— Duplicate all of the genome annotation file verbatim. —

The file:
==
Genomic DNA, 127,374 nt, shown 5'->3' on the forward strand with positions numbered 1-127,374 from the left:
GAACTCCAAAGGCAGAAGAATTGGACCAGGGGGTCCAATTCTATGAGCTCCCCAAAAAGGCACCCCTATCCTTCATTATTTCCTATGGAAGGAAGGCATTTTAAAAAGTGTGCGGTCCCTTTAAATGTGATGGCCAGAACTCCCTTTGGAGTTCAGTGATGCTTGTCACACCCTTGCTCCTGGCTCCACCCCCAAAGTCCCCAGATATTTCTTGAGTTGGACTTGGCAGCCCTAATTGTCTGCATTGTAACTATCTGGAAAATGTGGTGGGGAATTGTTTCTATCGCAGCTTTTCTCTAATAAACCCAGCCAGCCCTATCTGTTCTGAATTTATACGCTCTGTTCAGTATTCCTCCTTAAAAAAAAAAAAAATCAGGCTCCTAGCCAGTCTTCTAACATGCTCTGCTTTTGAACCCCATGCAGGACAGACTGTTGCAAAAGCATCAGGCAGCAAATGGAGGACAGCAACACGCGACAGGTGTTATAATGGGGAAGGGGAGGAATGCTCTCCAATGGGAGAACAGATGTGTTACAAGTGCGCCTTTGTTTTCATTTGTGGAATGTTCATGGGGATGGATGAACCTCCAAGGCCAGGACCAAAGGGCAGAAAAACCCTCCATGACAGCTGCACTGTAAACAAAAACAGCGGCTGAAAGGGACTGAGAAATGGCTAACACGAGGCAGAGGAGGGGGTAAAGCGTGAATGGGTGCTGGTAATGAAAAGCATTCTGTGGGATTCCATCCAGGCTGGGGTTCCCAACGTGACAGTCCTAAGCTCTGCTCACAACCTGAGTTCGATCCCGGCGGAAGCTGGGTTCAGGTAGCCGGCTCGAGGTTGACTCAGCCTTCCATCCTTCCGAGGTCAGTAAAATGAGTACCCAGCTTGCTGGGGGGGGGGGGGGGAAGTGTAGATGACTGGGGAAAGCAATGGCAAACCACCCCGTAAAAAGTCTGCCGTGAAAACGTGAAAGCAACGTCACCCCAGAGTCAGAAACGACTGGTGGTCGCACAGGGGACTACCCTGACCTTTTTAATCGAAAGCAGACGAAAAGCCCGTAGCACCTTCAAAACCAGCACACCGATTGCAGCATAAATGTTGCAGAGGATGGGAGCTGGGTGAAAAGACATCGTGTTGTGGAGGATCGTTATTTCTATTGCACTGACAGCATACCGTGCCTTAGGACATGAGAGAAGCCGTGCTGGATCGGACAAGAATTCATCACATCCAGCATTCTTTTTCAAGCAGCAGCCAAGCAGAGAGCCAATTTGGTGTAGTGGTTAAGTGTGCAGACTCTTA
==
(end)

Genomic DNA, 127,374 nt, shown 5'->3' on the forward strand with positions numbered 1-127,374 from the left:
GAACTCCAAAGGCAGAAGAATTGGACCAGGGGGTCCAATTCTATGAGCTCCCCAAAAAGGCACCCCTATCCTTCATTATTTCCTATGGAAGGAAGGCATTTTAAAAAGTGTGCGGTCCCTTTAAATGTGATGGCCAGAACTCCCTTTGGAGTTCAGTGATGCTTGTCACACCCTTGCTCCTGGCTCCACCCCCAAAGTCCCCAGATATTTCTTGAGTTGGACTTGGCAGCCCTAATTGTCTGCATTGTAACTATCTGGAAAATGTGGTGGGGAATTGTTTCTATCGCAGCTTTTCTCTAATAAACCCAGCCAGCCCTATCTGTTCTGAATTTATACGCTCTGTTCAGTATTCCTCCTTAAAAAAAAAAAAAATCAGGCTCCTAGCCAGTCTTCTAACATGCTCTGCTTTTGAACCCCATGCAGGACAGACTGTTGCAAAAGCATCAGGCAGCAAATGGAGGACAGCAACACGCGACAGGTGTTATAATGGGGAAGGGGAGGAATGCTCTCCAATGGGAGAACAGATGTGTTACAAGTGCGCCTTTGTTTTCATTTGTGGAATGTTCATGGGGATGGATGAACCTCCAAGGCCAGGACCAAAGGGCAGAAAAACCCTCCATGACAGCTGCACTGTAAACAAAAACAGCGGCTGAAAGGGACTGAGAAATGGCTAACACGAGGCAGAGGAGGGGGTAAAGCGTGAATGGGTGCTGGTAATGAAAAGCATTCTGTGGGATTCCATCCAGGCTGGGGTTCCCAACGTGACAGTCCTAAGCTCTGCTCACAACCTGAGTTCGATCCCGGCGGAAGCTGGGTTCAGGTAGCCGGCTCGAGGTTGACTCAGCCTTCCATCCTTCCGAGGTCAGTAAAATGAGTACCCAGCTTGCTGGGGGGGGGGGGGGGAAGTGTAGATGACTGGGGAAAGCAATGGCAAACCACCCCGTAAAAAGTCTGCCGTGAAAACGTGAAAGCAACGTCACCCCAGAGTCAGAAACGACTGGTGGTCGCACAGGGGACTACCCTGACCTTTTTAATCGAAAGCAGACGAAAAGCCCGTAGCACCTTCAAAACCAGCACACCGATTGCAGCATAAATGTTGCAGAGGATGGGAGCTGGGTGAAAAGACATCGTGTTGTGGAGGATCGTTATTTCTATTGCACTGACAGCATACCGTGCCTTAGGACATGAGAGAAGCCGTGCTGGATCGGACAAGAATTCATCACATCCAGCATTCTTTTTCAAGCAGCAGCCAAGCAGAGAGCCAATTTGGTGTAGTGGTTAAGTGTGCAGACTCTTA